Email us at [email protected].
2020-08-28
Link to episode

The Reaction To Kenosha, From Pro Sports To Washington, D.C.

Professional athletes from several leagues said they would not play scheduled games Wednesday night in response to events in Kenosha, Wis.

Basketball, baseball, tennis and soccer players announced in the last 24 hours that they would not play scheduled games. These decisions come after Jacob Blake, a Black father was shot by police in Kenosha on Sunday.

NPR spoke to the lawyer representing Blake's family, who said earlier this week that Blake is paralyzed from the waist down.

Ahead of the 57th anniversary of the March on Washington, NPR's Cheryl Corley reports on an upcoming march for racial justice.

Find and support your local public radio station.

Email us at [email protected].
2020-08-27
Link to episode

2016 On Loop: GOP Targets White Voters Amid Police Shootings, Protests

Donald Trump told the Republican National Convention: "The crime and violence that today afflicts our nation will soon ? and I mean very soon ? come to an end." That was in 2016.

Today the president and his party are reprising a similar pitch to voters, as police shootings and the protests that follow them continue. NPR's Ayesha Rascoe reports on how the president's 'law and order' message has changed over time.

And Evan Osnos of The New Yorker explains why some white voters are still sticking with the GOP. He wrote about that in his recent piece, "How Greenwich Republicans Learned To Love Trump."

Find and support your local public radio station.

Email us at [email protected].
2020-08-26
Link to episode

Believers Of Internet Hoax 'QAnon' Could Be Headed To Congress

The FBI has called it a potential domestic terror threat. The President says he doesn't know much. Now, congressional candidates who've signaled support for the internet hoax 'QAnon' are on the ballot this November.

Email the show at [email protected].
2020-08-25
Link to episode

Postmaster General Says 'No, I Will Not' Put Mail Sorting Machines Back

Louis DeJoy testified in front of the House Oversight Committee today. He denied ordering the removal of mail sorting machines, but also said he would not put them back into operation.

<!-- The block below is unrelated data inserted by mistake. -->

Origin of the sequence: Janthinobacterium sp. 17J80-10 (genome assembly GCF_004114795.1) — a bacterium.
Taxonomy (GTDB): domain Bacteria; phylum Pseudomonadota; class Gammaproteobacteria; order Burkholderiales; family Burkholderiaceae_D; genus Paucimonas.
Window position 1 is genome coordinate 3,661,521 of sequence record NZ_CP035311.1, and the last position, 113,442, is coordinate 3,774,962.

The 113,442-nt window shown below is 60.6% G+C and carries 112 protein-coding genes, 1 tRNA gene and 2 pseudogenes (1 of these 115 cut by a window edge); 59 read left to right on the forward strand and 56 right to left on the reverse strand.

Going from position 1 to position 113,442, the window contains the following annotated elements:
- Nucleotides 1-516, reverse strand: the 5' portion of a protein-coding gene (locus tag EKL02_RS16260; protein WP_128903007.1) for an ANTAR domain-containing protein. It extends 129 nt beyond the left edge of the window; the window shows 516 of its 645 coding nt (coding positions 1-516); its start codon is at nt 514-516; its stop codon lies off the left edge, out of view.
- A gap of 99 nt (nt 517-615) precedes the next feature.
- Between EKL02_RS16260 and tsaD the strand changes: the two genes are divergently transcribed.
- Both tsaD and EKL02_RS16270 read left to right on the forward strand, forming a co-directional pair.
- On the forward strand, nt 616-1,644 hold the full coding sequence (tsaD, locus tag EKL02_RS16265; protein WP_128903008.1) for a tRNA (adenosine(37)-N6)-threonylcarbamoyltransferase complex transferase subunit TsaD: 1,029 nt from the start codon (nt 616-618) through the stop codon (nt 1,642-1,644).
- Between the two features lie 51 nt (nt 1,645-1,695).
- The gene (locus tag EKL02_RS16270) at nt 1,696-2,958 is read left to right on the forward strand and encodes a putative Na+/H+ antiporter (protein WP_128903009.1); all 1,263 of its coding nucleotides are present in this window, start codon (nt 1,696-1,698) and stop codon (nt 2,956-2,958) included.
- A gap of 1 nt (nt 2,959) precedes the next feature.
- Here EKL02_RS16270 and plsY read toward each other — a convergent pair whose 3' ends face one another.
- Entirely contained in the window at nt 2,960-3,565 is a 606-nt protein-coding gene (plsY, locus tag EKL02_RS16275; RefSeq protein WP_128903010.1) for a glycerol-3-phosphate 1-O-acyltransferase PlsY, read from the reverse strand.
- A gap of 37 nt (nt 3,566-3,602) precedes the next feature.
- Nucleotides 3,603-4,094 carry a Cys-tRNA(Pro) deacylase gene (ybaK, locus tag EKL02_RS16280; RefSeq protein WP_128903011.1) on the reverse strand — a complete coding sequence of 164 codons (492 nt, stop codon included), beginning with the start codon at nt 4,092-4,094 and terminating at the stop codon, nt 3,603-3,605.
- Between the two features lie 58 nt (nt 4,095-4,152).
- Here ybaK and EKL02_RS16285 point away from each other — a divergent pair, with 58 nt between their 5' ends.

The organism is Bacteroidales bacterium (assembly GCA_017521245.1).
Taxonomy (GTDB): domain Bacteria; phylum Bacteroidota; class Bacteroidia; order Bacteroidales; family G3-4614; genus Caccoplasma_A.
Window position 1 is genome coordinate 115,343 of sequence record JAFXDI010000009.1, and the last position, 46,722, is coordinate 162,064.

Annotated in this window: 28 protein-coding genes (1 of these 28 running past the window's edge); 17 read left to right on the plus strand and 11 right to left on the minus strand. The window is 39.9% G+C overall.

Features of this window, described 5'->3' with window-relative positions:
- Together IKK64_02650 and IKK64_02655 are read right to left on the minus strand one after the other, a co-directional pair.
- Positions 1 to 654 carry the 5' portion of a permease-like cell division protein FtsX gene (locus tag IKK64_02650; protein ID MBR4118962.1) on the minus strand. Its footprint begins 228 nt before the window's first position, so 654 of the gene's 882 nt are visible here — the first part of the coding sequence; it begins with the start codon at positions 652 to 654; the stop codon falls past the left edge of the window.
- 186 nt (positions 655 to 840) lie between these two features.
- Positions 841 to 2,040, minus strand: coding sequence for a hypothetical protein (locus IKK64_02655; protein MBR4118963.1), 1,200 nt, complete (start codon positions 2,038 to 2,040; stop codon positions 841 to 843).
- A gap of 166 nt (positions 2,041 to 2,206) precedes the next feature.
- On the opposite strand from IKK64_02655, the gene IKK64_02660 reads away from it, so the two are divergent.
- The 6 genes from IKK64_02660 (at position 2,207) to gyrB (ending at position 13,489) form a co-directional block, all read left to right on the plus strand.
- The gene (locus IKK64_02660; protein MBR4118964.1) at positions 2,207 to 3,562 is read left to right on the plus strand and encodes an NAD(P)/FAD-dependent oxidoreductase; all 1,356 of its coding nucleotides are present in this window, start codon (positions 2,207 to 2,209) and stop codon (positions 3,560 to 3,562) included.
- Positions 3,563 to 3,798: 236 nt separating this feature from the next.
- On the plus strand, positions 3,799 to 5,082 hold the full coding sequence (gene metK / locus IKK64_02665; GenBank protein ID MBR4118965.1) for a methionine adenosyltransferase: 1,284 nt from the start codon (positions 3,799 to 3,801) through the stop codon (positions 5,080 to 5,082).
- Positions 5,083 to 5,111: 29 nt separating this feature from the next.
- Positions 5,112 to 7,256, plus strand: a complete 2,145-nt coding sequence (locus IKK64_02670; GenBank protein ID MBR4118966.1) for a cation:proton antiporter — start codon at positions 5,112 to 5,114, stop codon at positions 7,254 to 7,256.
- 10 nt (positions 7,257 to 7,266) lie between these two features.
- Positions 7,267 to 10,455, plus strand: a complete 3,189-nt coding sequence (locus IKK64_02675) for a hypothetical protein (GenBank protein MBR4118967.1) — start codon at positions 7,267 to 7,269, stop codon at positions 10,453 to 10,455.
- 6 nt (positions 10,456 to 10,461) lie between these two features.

NPR's Kirk Siegler reports on how the recent slowdown in mail service is hurting Americans in rural areas ? people who helped elect President Trump.

NPR's Planet Money tells the story of how the USPS got so strapped for cash in the first place. Listen to their full episode on Apple Podcasts or Spotify.

Find and support your local public radio station.

Email us at [email protected].
2020-08-24
Link to episode

Voters React To A Virtual Convention Unlike Any Before

For the first time in modern history, a major political party convention was not about the optics, the crowds, or arena-sized production value. The Democratic National Convention, held virtually, was less about the medium and more about the message. NPR spoke to three Democratic voters to hear what they thought.

Find and support your local public radio station.

Email us at [email protected].
2020-08-21
Link to episode

What Would A Biden-Harris Administration Look Like?

Former President Barack Obama reportedly changed the speaking order during Wednesday night's Democratic National Convention so that he would speak before Vice Presidential nominee Kamala Harris, symbolizing a passing of the torch from one political generation to another. So what would a Biden-Harris administration look like?

NPR's Susan Davis explains that while Biden would inherit new problems caused by the pandemic, he'll also face long-standing issues with Congress.

And NPR's Carrie Johnson explores what Joe Biden and Kamala Harris have said about the possibility of a Biden administration Department of Justice prosecuting President Trump ? if he's voted out of office.

Find and support your local public radio station.

Email us at [email protected].
2020-08-21
Link to episode

Chaos And Confusion: The President, The Postal Service, And Voting By Mail

For months President Trump has tried to suggest voting by mail is not reliable, while 'absentee' voting is. There's no difference.

NPR's Pam Fessler reports some states are trying to make the process easier by tweaking the deadline by which ballots must be postmarked.

And reporter Frank Morris explains what's happening to hundreds of mail sorting machines that have been taken out of service at postal locations around the country.

Find and support your local public radio station.

Email us at [email protected].
2020-08-20
Link to episode

Can College And COVID Co-Exist?

The University of North Carolina at Chapel Hill welcomed students back to campus, only to cancel all in-person classes a week later. Can any college campus really open while the virus is still so widespread?

NPR's Elissa Nadworny reports on what it looks like to try, from The University Of Georgia.

And NPR's Sequoia Carrillo reports on how U.S. military academies are making it work.

Find and support your local public radio station.

Email us at [email protected].
2020-08-19
Link to episode
A tiny webapp by I'm With Friends.
Updated daily with data from the Apple Podcasts.